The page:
New evidence suggests that Chikungunya virus arrived in Brazil at least one year earlier than it was detected by public health surveillance systems. Scientists at the Center for Infection and Immunity (CII) at the Columbia Mailman School of Public Health and Fundação Oswaldo Cruz published their findings in the journal Scientific Reports.
Blood samples collected at the Institute Nacional de Infectologia in Rio de Janeiro between March 2016 and June 2017 were analyzed using a genetic test, the QuantiTect/QuantiNova Prove RT-PCR Kit. The test identified 40 samples positive for Chikungunya virus and negative for Dengue virus and Zika virus. Researchers then retested these samples using the CII-ArboViroPlex, a multiplex test developed by CII that can simultaneously scan for the presence of Zika virus, all serotypes of dengue virus, chikungunya virus, and West Nile virus. The CII test confirmed the earlier testing, but performed with greater sensitivity, suggesting it could identify the virus when other tests could not.
Fourteen of these samples representing dates across the fifteen-month collection period were further analyzed using VirCapSeq-VERT, a method developed at CII for viral diagnosis, surveillance, and discovery. VirCapSeq-VERT enabled recovery of near-complete viral genomic sequences and identification of the viruses as representatives of the East-Central-South-African genotype of chikungunya virus.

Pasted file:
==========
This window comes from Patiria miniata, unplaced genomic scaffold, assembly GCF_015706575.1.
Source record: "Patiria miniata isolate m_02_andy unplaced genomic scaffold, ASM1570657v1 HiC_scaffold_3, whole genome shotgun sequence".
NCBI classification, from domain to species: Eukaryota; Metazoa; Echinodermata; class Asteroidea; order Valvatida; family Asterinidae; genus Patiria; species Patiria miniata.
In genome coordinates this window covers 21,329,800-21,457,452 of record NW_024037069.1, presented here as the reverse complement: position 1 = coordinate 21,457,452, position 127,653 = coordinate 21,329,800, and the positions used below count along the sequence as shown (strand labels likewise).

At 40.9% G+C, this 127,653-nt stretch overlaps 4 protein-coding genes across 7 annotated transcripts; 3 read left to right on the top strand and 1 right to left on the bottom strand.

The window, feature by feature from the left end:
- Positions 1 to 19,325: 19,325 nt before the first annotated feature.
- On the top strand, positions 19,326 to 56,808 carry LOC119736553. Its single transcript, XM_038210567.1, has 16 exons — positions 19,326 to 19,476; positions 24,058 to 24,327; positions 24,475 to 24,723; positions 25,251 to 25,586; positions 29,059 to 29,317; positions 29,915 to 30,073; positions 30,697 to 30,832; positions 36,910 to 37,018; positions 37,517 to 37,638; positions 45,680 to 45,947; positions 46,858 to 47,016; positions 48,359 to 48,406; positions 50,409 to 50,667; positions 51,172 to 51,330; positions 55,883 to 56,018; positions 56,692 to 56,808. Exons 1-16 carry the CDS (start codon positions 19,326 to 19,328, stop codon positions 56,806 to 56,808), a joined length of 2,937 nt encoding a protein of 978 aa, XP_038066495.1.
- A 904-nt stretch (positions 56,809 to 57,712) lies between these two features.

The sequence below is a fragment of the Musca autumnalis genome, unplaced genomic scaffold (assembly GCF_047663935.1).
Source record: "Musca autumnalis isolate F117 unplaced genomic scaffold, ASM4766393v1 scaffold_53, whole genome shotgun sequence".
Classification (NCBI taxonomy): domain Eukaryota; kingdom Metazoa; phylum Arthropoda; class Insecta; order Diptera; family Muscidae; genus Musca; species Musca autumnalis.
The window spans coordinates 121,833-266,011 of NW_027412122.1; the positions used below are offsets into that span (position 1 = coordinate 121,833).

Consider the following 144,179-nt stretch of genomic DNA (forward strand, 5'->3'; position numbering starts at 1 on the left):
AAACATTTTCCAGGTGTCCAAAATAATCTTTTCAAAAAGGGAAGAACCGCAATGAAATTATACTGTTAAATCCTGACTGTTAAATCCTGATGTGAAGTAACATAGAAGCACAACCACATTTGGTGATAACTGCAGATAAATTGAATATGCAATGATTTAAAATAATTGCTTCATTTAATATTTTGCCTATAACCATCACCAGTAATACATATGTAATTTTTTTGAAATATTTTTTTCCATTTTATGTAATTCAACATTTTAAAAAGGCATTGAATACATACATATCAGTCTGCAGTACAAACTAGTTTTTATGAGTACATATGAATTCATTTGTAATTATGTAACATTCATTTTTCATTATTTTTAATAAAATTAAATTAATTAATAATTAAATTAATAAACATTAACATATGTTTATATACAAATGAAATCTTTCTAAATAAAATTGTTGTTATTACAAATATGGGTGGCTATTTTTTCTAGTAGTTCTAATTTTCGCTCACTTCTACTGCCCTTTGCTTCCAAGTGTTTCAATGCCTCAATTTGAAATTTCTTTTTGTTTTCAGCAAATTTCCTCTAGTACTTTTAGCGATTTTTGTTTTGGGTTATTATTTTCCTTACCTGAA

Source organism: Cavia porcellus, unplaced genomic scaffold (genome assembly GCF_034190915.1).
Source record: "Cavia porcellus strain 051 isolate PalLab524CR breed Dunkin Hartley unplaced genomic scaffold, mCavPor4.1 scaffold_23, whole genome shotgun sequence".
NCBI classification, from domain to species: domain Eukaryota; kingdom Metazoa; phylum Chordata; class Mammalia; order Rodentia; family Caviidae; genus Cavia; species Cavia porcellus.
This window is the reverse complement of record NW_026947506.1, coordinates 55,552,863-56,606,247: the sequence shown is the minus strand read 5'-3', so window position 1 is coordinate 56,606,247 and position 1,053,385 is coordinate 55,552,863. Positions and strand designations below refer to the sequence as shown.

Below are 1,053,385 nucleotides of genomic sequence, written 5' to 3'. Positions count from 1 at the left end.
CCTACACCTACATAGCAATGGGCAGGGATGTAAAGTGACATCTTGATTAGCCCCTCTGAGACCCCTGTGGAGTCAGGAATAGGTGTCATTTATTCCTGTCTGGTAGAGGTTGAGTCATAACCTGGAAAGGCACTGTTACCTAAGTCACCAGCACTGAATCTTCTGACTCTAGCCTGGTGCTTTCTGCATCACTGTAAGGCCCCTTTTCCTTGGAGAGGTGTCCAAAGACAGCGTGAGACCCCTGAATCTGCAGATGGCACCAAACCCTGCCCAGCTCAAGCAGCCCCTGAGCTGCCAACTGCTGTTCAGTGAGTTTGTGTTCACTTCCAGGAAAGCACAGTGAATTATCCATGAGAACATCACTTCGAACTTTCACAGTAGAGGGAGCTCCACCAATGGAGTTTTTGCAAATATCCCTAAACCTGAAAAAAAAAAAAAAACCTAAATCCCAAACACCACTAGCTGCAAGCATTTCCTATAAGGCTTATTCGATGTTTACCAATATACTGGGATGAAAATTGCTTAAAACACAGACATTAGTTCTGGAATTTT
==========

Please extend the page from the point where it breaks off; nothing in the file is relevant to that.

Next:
An analysis of the fourteen genomic sequences showed a strong correlation between genetic divergence and the date at which the sample was taken. This allowed the researchers to identify a "molecular clock" based on the pace of mutations between samples. The timing suggested the virus could have circulated as early as 2012 and was likely imported from Central Africa. Chikungunya virus was first reported by public health surveillance systems in 2014.
"With heightened concerns around Zika, more Brazilians were tested for the infection," says Nischay Mishra, PhD, the study's leader at CII. "At the same time, many of those tested were actually infected with dengue or chikungunya, which present with similar symptoms."
"This study demonstrates the value of sensitive diagnostic technologies that can differentiate between these infectious diseases and provide insights into the origins of the chikungunya outbreak in Brazil," says first author Thiago Moreno L. Souza, a professor of biochemistry at Fundação Oswaldo Cruz in Rio de Janeiro, Brazil.